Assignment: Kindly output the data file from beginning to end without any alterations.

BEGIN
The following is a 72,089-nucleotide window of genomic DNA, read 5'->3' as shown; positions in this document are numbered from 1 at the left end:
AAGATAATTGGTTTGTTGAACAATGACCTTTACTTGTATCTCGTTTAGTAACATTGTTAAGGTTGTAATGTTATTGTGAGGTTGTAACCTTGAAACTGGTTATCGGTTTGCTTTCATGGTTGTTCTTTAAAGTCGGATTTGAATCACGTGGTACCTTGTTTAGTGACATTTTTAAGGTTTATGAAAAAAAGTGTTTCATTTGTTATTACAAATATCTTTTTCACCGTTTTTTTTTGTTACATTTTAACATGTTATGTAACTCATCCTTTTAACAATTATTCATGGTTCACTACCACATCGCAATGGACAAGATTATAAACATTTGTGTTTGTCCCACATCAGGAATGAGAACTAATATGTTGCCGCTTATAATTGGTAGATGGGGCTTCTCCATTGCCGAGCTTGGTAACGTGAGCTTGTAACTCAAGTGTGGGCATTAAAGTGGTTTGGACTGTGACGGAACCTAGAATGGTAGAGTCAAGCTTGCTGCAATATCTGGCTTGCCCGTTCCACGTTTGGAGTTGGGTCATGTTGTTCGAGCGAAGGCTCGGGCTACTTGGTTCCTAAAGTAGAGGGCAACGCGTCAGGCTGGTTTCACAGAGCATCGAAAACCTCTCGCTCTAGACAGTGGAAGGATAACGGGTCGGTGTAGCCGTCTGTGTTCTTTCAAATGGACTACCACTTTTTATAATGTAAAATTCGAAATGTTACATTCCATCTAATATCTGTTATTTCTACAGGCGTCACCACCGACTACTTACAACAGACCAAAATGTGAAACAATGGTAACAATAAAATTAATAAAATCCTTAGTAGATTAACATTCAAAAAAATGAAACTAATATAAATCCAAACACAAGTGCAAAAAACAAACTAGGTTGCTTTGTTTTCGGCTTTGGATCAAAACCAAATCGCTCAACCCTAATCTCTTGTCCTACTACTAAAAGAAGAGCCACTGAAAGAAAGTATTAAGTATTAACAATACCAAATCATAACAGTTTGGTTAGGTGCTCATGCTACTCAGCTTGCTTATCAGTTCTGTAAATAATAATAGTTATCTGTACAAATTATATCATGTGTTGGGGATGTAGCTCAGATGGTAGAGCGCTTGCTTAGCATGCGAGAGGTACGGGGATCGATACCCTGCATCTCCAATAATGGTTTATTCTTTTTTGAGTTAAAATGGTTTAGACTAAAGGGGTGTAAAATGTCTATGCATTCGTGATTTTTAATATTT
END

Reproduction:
The following is a 72,089-nucleotide window of genomic DNA, read 5'->3' as shown; positions in this document are numbered from 1 at the left end:
AAGATAATTGGTTTGTTGAACAATGACCTTTACTTGTATCTCGTTTAGTAACATTGTTAAGGTTGTAATGTTATTGTGAGGTTGTAACCTTGAAACTGGTTATCGGTTTGCTTTCATGGTTGTTCTTTAAAGTCGGATTTGAATCACGTGGTACCTTGTTTAGTGACATTTTTAAGGTTTATGAAAAAAAGTGTTTCATTTGTTATTACAAATATCTTTTTCACCGTTTTTTTTTGTTACATTTTAACATGTTATGTAACTCATCCTTTTAACAATTATTCATGGTTCACTACCACATCGCAATGGACAAGATTATAAACATTTGTGTTTGTCCCACATCAGGAATGAGAACTAATATGTTGCCGCTTATAATTGGTAGATGGGGCTTCTCCATTGCCGAGCTTGGTAACGTGAGCTTGTAACTCAAGTGTGGGCATTAAAGTGGTTTGGACTGTGACGGAACCTAGAATGGTAGAGTCAAGCTTGCTGCAATATCTGGCTTGCCCGTTCCACGTTTGGAGTTGGGTCATGTTGTTCGAGCGAAGGCTCGGGCTACTTGGTTCCTAAAGTAGAGGGCAACGCGTCAGGCTGGTTTCACAGAGCATCGAAAACCTCTCGCTCTAGACAGTGGAAGGATAACGGGTCGGTGTAGCCGTCTGTGTTCTTTCAAATGGACTACCACTTTTTATAATGTAAAATTCGAAATGTTACATTCCATCTAATATCTGTTATTTCTACAGGCGTCACCACCGACTACTTACAACAGACCAAAATGTGAAACAATGGTAACAATAAAATTAATAAAATCCTTAGTAGATTAACATTCAAAAAAATGAAACTAATATAAATCCAAACACAAGTGCAAAAAACAAACTAGGTTGCTTTGTTTTCGGCTTTGGATCAAAACCAAATCGCTCAACCCTAATCTCTTGTCCTACTACTAAAAGAAGAGCCACTGAAAGAAAGTATTAAGTATTAACAATACCAAATCATAACAGTTTGGTTAGGTGCTCATGCTACTCAGCTTGCTTATCAGTTCTGTAAATAATAATAGTTATCTGTACAAATTATATCATGTGTTGGGGATGTAGCTCAGATGGTAGAGCGCTTGCTTAGCATGCGAGAGGTACGGGGATCGATACCCTGCATCTCCAATAATGGTTTATTCTTTTTTGAGTTAAAATGGTTTAGACTAAAGGGGTGTAAAATGTCTATGCATTCGTGATTTTTAATATTT